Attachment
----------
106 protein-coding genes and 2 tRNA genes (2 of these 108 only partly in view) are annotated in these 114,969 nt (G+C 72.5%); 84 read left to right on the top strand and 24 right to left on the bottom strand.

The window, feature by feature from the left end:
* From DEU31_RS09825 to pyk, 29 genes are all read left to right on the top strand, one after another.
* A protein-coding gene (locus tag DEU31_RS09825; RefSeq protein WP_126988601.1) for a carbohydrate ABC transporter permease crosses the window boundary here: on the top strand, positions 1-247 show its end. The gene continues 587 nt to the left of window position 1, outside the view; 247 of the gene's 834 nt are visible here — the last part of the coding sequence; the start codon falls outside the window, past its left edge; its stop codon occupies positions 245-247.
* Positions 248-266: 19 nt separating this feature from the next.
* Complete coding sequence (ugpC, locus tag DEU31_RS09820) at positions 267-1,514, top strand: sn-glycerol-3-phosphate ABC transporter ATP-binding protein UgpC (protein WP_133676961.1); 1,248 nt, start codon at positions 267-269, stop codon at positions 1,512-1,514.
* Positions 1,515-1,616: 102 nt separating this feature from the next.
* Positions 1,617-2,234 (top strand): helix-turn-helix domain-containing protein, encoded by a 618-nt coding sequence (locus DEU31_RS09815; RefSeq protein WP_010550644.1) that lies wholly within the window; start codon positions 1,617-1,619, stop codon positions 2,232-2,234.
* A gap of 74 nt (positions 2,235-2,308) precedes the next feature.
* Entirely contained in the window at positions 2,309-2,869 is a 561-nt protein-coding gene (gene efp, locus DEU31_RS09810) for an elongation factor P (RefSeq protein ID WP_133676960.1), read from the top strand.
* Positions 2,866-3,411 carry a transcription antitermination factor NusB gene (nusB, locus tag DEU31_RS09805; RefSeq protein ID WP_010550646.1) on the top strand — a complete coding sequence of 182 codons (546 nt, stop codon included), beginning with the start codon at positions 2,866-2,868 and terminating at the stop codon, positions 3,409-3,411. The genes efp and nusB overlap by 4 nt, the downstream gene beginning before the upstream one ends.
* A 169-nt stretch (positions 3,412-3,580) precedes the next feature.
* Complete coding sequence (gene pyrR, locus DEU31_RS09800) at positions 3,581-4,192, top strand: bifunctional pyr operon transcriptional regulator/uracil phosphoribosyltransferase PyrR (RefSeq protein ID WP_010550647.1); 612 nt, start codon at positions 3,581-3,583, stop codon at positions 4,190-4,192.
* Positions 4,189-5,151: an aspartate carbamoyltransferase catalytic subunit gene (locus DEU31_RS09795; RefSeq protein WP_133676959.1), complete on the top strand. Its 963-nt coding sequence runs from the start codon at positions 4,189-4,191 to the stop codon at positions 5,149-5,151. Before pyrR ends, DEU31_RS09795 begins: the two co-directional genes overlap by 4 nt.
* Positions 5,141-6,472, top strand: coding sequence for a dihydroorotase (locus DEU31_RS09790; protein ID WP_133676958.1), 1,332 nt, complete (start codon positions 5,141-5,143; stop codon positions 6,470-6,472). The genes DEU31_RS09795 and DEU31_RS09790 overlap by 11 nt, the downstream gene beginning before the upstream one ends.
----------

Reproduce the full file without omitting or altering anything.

106 protein-coding genes and 2 tRNA genes (2 of these 108 only partly in view) are annotated in these 114,969 nt (G+C 72.5%); 84 read left to right on the top strand and 24 right to left on the bottom strand.

The window, feature by feature from the left end:
* From DEU31_RS09825 to pyk, 29 genes are all read left to right on the top strand, one after another.
* A protein-coding gene (locus tag DEU31_RS09825; RefSeq protein WP_126988601.1) for a carbohydrate ABC transporter permease crosses the window boundary here: on the top strand, positions 1-247 show its end. The gene continues 587 nt to the left of window position 1, outside the view; 247 of the gene's 834 nt are visible here — the last part of the coding sequence; the start codon falls outside the window, past its left edge; its stop codon occupies positions 245-247.
* Positions 248-266: 19 nt separating this feature from the next.
* Complete coding sequence (ugpC, locus tag DEU31_RS09820) at positions 267-1,514, top strand: sn-glycerol-3-phosphate ABC transporter ATP-binding protein UgpC (protein WP_133676961.1); 1,248 nt, start codon at positions 267-269, stop codon at positions 1,512-1,514.
* Positions 1,515-1,616: 102 nt separating this feature from the next.
* Positions 1,617-2,234 (top strand): helix-turn-helix domain-containing protein, encoded by a 618-nt coding sequence (locus DEU31_RS09815; RefSeq protein WP_010550644.1) that lies wholly within the window; start codon positions 1,617-1,619, stop codon positions 2,232-2,234.
* A gap of 74 nt (positions 2,235-2,308) precedes the next feature.
* Entirely contained in the window at positions 2,309-2,869 is a 561-nt protein-coding gene (gene efp, locus DEU31_RS09810) for an elongation factor P (RefSeq protein ID WP_133676960.1), read from the top strand.
* Positions 2,866-3,411 carry a transcription antitermination factor NusB gene (nusB, locus tag DEU31_RS09805; RefSeq protein ID WP_010550646.1) on the top strand — a complete coding sequence of 182 codons (546 nt, stop codon included), beginning with the start codon at positions 2,866-2,868 and terminating at the stop codon, positions 3,409-3,411. The genes efp and nusB overlap by 4 nt, the downstream gene beginning before the upstream one ends.
* A 169-nt stretch (positions 3,412-3,580) precedes the next feature.
* Complete coding sequence (gene pyrR, locus DEU31_RS09800) at positions 3,581-4,192, top strand: bifunctional pyr operon transcriptional regulator/uracil phosphoribosyltransferase PyrR (RefSeq protein ID WP_010550647.1); 612 nt, start codon at positions 3,581-3,583, stop codon at positions 4,190-4,192.
* Positions 4,189-5,151: an aspartate carbamoyltransferase catalytic subunit gene (locus DEU31_RS09795; RefSeq protein WP_133676959.1), complete on the top strand. Its 963-nt coding sequence runs from the start codon at positions 4,189-4,191 to the stop codon at positions 5,149-5,151. Before pyrR ends, DEU31_RS09795 begins: the two co-directional genes overlap by 4 nt.
* Positions 5,141-6,472, top strand: coding sequence for a dihydroorotase (locus DEU31_RS09790; protein ID WP_133676958.1), 1,332 nt, complete (start codon positions 5,141-5,143; stop codon positions 6,470-6,472). The genes DEU31_RS09795 and DEU31_RS09790 overlap by 11 nt, the downstream gene beginning before the upstream one ends.